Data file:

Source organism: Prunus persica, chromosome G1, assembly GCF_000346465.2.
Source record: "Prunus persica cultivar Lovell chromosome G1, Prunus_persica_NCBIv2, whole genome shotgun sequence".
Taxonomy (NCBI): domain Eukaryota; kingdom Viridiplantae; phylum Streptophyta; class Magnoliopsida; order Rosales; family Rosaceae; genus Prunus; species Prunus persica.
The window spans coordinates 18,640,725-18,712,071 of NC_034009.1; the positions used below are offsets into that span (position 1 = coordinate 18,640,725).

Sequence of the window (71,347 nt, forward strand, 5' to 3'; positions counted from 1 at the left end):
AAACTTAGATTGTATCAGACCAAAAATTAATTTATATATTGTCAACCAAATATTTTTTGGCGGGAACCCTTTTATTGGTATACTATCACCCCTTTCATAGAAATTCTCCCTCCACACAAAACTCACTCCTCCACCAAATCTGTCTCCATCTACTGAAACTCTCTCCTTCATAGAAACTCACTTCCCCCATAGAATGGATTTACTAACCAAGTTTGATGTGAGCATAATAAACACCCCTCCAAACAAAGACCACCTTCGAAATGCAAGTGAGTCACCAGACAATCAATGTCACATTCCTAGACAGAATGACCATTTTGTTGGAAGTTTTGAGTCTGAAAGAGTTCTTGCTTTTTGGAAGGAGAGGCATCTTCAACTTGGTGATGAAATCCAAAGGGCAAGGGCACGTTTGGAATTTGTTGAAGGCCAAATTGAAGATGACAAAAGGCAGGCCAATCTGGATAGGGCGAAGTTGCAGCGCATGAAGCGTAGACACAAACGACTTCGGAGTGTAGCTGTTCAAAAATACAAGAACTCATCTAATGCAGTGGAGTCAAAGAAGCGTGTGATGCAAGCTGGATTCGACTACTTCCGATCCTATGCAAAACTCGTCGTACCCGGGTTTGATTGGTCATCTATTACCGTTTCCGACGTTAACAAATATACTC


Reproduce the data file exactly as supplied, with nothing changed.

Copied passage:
Source organism: Prunus persica, chromosome G1, assembly GCF_000346465.2.
Source record: "Prunus persica cultivar Lovell chromosome G1, Prunus_persica_NCBIv2, whole genome shotgun sequence".
Taxonomy (NCBI): domain Eukaryota; kingdom Viridiplantae; phylum Streptophyta; class Magnoliopsida; order Rosales; family Rosaceae; genus Prunus; species Prunus persica.
The window spans coordinates 18,640,725-18,712,071 of NC_034009.1; the positions used below are offsets into that span (position 1 = coordinate 18,640,725).

Sequence of the window (71,347 nt, forward strand, 5' to 3'; positions counted from 1 at the left end):
AAACTTAGATTGTATCAGACCAAAAATTAATTTATATATTGTCAACCAAATATTTTTTGGCGGGAACCCTTTTATTGGTATACTATCACCCCTTTCATAGAAATTCTCCCTCCACACAAAACTCACTCCTCCACCAAATCTGTCTCCATCTACTGAAACTCTCTCCTTCATAGAAACTCACTTCCCCCATAGAATGGATTTACTAACCAAGTTTGATGTGAGCATAATAAACACCCCTCCAAACAAAGACCACCTTCGAAATGCAAGTGAGTCACCAGACAATCAATGTCACATTCCTAGACAGAATGACCATTTTGTTGGAAGTTTTGAGTCTGAAAGAGTTCTTGCTTTTTGGAAGGAGAGGCATCTTCAACTTGGTGATGAAATCCAAAGGGCAAGGGCACGTTTGGAATTTGTTGAAGGCCAAATTGAAGATGACAAAAGGCAGGCCAATCTGGATAGGGCGAAGTTGCAGCGCATGAAGCGTAGACACAAACGACTTCGGAGTGTAGCTGTTCAAAAATACAAGAACTCATCTAATGCAGTGGAGTCAAAGAAGCGTGTGATGCAAGCTGGATTCGACTACTTCCGATCCTATGCAAAACTCGTCGTACCCGGGTTTGATTGGTCATCTATTACCGTTTCCGACGTTAACAAATATACTC